It’s the New Year – what’s your resolution? If it is to do with fitness and nutrition, instead of banning foods, giving things up for a month or signing up to an unrealistic exercise challenge – how about working with me to create some healthy habits and a lifestyle change that will see you long past your immediate goal.
The start of something new..
We are all programmed to start something new at the beginning of a period of time and January always seems like such a good time to do that especially when it comes to health and fitness. A new year, a new outlook – a quiet month when you can stick to something. Whilst I’m not saying this is a bad thing (anything which encourages us to increase movement and become more aware of our nutrition is encouraged) – why do we feel the need to start a diet, restrict ourselves and often keep a low social profile to maintain it for a fixed period of time?
Fad diets are the health industries money maker
Aside from supplements and quick fix exercise plans, fad diets are a serious money maker. Social media is littered with conflicting information and often with a celebrity endorsement to help them sell. One minute, high carb low fat is the winner, next, carbs are the enemy and you should live on fat. One week, it is all about a juice diet, next week your body will have entered starvation mode from the juice diet and you won’t be able to burn fat any more! They can be based on a super supplement (a miracle pill, detox tea, super shake), food types (cutting carbs, fats, clean eating, grains etc) or nutrient timing (intermittent fasting, 5:2 etc.) – it is SO confusing, but still, we jump on trends and give it a try in the hope that one of them will provide the magic answer.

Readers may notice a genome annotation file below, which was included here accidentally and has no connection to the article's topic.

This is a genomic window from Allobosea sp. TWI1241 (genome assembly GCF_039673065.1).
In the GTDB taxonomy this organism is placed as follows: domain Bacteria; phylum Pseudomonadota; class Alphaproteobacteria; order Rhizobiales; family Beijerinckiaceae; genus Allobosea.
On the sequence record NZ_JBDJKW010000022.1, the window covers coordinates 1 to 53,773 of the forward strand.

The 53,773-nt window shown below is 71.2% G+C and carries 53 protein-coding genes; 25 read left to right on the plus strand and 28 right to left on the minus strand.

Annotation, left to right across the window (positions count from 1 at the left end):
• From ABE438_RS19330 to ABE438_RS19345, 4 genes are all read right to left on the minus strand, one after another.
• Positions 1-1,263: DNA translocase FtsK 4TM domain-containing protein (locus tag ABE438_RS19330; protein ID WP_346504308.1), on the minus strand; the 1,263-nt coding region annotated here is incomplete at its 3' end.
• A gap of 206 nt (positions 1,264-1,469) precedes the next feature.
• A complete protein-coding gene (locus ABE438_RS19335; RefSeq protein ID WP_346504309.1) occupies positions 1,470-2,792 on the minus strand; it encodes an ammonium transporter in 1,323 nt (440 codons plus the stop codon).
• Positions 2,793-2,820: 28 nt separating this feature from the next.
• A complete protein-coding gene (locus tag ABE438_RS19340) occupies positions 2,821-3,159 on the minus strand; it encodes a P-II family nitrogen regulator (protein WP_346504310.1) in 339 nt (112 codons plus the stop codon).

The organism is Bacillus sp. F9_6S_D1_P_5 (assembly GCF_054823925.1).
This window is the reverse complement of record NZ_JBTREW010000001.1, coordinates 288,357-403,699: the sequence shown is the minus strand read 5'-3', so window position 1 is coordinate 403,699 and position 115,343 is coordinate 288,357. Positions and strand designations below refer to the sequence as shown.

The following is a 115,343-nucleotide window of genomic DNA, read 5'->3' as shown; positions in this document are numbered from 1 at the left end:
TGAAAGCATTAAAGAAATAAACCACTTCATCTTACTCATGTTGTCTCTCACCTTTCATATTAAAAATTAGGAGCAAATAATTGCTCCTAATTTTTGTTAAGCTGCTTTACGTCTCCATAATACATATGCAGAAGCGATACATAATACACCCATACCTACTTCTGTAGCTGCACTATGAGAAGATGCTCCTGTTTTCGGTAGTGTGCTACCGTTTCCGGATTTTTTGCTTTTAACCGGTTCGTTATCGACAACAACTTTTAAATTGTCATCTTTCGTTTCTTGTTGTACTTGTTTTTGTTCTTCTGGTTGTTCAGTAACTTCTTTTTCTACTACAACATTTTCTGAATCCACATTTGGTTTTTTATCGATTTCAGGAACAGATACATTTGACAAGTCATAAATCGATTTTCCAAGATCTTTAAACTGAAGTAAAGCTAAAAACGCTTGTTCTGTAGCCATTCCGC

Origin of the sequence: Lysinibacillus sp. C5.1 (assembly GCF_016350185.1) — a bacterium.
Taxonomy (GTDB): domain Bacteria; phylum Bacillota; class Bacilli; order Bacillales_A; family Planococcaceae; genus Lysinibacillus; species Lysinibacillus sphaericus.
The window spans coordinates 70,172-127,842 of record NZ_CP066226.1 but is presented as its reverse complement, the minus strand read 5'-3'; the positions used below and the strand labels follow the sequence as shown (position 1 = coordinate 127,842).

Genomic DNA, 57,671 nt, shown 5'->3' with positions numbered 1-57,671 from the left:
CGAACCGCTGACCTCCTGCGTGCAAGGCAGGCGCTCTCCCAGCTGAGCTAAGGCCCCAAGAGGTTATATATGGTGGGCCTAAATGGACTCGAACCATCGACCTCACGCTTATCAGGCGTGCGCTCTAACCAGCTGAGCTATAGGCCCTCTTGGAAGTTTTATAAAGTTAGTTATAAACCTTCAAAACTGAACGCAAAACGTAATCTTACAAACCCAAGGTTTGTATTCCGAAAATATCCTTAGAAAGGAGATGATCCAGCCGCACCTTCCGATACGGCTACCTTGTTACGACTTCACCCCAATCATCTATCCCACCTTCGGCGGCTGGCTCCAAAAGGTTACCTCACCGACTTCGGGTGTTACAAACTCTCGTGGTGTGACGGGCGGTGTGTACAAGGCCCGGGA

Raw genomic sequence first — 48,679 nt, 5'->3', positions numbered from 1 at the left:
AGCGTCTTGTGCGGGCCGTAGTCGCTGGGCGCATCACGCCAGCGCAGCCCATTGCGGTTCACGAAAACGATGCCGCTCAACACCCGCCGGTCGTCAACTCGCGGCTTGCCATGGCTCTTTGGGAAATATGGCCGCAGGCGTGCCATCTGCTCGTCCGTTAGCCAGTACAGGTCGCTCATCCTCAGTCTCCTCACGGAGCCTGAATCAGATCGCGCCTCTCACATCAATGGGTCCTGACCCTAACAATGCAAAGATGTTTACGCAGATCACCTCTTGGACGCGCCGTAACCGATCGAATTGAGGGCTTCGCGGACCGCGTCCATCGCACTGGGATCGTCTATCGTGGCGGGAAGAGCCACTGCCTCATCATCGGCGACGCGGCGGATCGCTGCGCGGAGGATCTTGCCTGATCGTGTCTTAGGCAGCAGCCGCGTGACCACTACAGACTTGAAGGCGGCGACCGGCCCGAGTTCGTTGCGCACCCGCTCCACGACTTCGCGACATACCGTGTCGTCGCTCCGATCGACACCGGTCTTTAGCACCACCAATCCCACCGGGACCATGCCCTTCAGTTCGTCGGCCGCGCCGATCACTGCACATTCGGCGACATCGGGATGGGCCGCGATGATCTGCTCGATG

In my opinion, they don’t work
‘Diets’ are short-sighted. Yes, potentially all of the above might work for you short term. The reason they all work – calories in versus calories out. Of course if you cut out a food group, take a shake instead of a meal or fast for half the day you will lose weight. This isn’t because of the mechanics of that specific diet, it is because you are consuming less calories than your body is burning. It really is that simple. Whilst they do or at least can work short term if you can stick to them, they aren’t setting you up for long term success. Most of these diets:
- Focus on unsustainable extremes so working, having a social life and normal habits become a challenge
- Demonise certain foods or food groups, severely limiting or sometimes banning them completely
- Fail to educate people for the long term
- Are associated with feelings of guilt and failure when things go wrong
- Encourage unhealthy relationships with certain foods i.e. good foods / bad foods / syn points (weighwatchers) etc.
- Allow us to be on or off the bandwagon (and when we fall off we fall off hard)
Research even shows that only 5% of crash dieters keep off the weight and nearly 65% will regain it and more within 3 years. What is the point in putting in all that effort for something that isn’t sustainable?
So what is the answer?
In my opinion, diets are not the answer. Changing your habits, mindset and lifestyle will give you long term sustainable change.
How about we focus our energies on learning and forming healthy habits that we can sustainably build into our lifestyles that can create a balance that sees us well past January. You absolutely CAN have it all and successfully juggle fitness, nutrition, work life, home life, social life and passions IF we have the correct mindset, but in the right level of work and adopt the right habits.